Specifically, what is the meaning of affaire in this sentence?

2 Answers 2


I would aim at “It is everybody's business”.

Affaire in this context means “stuff one should be interested in”, it is not related to commercial activities (unlike, for instance, in homme d'affaires, which means businessman)

  • Some variants : It is everybody's concern / matter Commented Dec 15, 2012 at 14:29

Affaire generally corresponds to “business” in the sense of something that somebody should be concerned about (the kind of business that one minds).

C'est l'affaire de tous = “it's everybody's business”. The phrase is a bit more idiomatic in French, it might be translated as “this is a public concern”.
Occupe-toi de tes affaires = “mind your own business”
J'en fais mon affaire = “I'm making this my business”, “I'm taking care of this”

Affaire is broader than “business” in this meaning, it can more generally mean something that is happening and is a concern of some kind.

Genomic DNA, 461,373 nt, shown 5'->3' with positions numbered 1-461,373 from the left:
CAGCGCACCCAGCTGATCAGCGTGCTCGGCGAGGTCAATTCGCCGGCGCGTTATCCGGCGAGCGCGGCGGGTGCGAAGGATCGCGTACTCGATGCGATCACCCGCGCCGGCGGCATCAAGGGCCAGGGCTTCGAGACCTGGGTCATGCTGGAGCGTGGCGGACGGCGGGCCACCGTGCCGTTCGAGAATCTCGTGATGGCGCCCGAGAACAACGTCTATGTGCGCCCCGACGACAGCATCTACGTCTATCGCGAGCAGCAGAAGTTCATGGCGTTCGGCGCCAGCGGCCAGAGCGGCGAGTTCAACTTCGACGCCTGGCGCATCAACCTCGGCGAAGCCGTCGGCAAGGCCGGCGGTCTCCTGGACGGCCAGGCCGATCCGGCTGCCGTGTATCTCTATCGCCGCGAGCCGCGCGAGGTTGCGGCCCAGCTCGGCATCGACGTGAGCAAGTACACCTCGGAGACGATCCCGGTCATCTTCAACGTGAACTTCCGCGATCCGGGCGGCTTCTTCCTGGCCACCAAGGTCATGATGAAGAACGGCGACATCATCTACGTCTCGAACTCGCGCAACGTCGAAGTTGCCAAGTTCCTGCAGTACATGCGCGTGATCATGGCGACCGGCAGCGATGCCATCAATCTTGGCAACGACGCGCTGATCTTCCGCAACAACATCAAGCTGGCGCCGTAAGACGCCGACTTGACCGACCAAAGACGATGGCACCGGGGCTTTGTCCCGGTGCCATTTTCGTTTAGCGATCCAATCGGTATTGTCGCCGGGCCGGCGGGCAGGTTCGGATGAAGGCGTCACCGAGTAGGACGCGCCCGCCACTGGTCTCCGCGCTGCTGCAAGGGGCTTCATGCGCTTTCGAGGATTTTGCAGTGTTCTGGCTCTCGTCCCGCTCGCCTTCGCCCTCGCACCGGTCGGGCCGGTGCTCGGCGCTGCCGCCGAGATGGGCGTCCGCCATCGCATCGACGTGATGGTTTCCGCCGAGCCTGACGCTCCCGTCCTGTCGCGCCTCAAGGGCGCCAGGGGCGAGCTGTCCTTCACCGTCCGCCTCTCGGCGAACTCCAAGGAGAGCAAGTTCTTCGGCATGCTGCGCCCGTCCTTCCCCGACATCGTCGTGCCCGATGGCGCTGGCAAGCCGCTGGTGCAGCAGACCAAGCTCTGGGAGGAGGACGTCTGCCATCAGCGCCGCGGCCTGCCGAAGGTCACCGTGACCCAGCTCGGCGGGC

La mystérieuse Affaire de Styles = “The Mysterious Affair at Styles”
L'affaire Dreyfus = “the Dreyfus Affair” (and affaire would generally be used in this sense in French even where English would use “case”)
C'est une affaire d'argent, de cœur, d'État... = “it's a matter of money, of love, of State…”

The word affaire has many other meanings, including some other meanings which can be translated as “business” in the economic sense:

Les affaires marchent bien cette année = “business is booming this year”
Il a monté une affaire (rare, one would usually use entreprise or (colloquial) boîte) = “he started a business”, “he started a company”
Le monde des affaires = “the business world”

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